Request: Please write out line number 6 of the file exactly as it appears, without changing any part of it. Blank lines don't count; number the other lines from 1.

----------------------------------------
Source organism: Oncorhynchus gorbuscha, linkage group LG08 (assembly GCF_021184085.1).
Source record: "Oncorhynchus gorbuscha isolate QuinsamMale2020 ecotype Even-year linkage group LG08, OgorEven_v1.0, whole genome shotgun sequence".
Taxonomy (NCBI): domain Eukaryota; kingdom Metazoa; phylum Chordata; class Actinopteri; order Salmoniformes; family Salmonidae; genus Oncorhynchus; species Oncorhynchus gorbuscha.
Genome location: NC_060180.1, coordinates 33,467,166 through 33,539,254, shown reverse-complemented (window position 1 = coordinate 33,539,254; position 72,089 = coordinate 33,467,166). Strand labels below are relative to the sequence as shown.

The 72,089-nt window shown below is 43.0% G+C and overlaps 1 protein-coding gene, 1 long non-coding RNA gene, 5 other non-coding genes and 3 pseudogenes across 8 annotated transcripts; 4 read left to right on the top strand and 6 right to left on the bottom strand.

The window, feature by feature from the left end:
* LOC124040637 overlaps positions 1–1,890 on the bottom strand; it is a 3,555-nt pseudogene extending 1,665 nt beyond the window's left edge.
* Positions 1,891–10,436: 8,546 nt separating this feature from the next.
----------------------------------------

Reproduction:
The window, feature by feature from the left end: